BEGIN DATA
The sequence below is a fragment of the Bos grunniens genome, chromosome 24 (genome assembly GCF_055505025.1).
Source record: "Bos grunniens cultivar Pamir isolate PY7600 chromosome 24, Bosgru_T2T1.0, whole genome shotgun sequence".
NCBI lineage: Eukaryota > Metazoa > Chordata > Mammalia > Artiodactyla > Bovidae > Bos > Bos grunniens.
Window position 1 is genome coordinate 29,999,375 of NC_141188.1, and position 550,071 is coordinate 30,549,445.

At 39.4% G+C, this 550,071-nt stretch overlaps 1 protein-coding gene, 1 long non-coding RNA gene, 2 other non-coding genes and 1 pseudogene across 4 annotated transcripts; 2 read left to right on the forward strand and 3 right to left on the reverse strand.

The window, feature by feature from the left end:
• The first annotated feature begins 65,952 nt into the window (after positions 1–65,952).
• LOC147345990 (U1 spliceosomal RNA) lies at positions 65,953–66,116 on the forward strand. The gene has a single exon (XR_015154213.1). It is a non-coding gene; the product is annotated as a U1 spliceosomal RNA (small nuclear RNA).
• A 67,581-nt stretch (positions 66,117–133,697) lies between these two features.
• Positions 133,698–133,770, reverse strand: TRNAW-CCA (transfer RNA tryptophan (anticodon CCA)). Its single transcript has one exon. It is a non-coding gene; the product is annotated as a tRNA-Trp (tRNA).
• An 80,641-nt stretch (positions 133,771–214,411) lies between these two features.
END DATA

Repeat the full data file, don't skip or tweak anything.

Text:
The sequence below is a fragment of the Bos grunniens genome, chromosome 24 (genome assembly GCF_055505025.1).
Source record: "Bos grunniens cultivar Pamir isolate PY7600 chromosome 24, Bosgru_T2T1.0, whole genome shotgun sequence".
NCBI lineage: Eukaryota > Metazoa > Chordata > Mammalia > Artiodactyla > Bovidae > Bos > Bos grunniens.
Window position 1 is genome coordinate 29,999,375 of NC_141188.1, and position 550,071 is coordinate 30,549,445.

At 39.4% G+C, this 550,071-nt stretch overlaps 1 protein-coding gene, 1 long non-coding RNA gene, 2 other non-coding genes and 1 pseudogene across 4 annotated transcripts; 2 read left to right on the forward strand and 3 right to left on the reverse strand.

The window, feature by feature from the left end:
• The first annotated feature begins 65,952 nt into the window (after positions 1–65,952).
• LOC147345990 (U1 spliceosomal RNA) lies at positions 65,953–66,116 on the forward strand. The gene has a single exon (XR_015154213.1). It is a non-coding gene; the product is annotated as a U1 spliceosomal RNA (small nuclear RNA).
• A 67,581-nt stretch (positions 66,117–133,697) lies between these two features.
• Positions 133,698–133,770, reverse strand: TRNAW-CCA (transfer RNA tryptophan (anticodon CCA)). Its single transcript has one exon. It is a non-coding gene; the product is annotated as a tRNA-Trp (tRNA).
• An 80,641-nt stretch (positions 133,771–214,411) lies between these two features.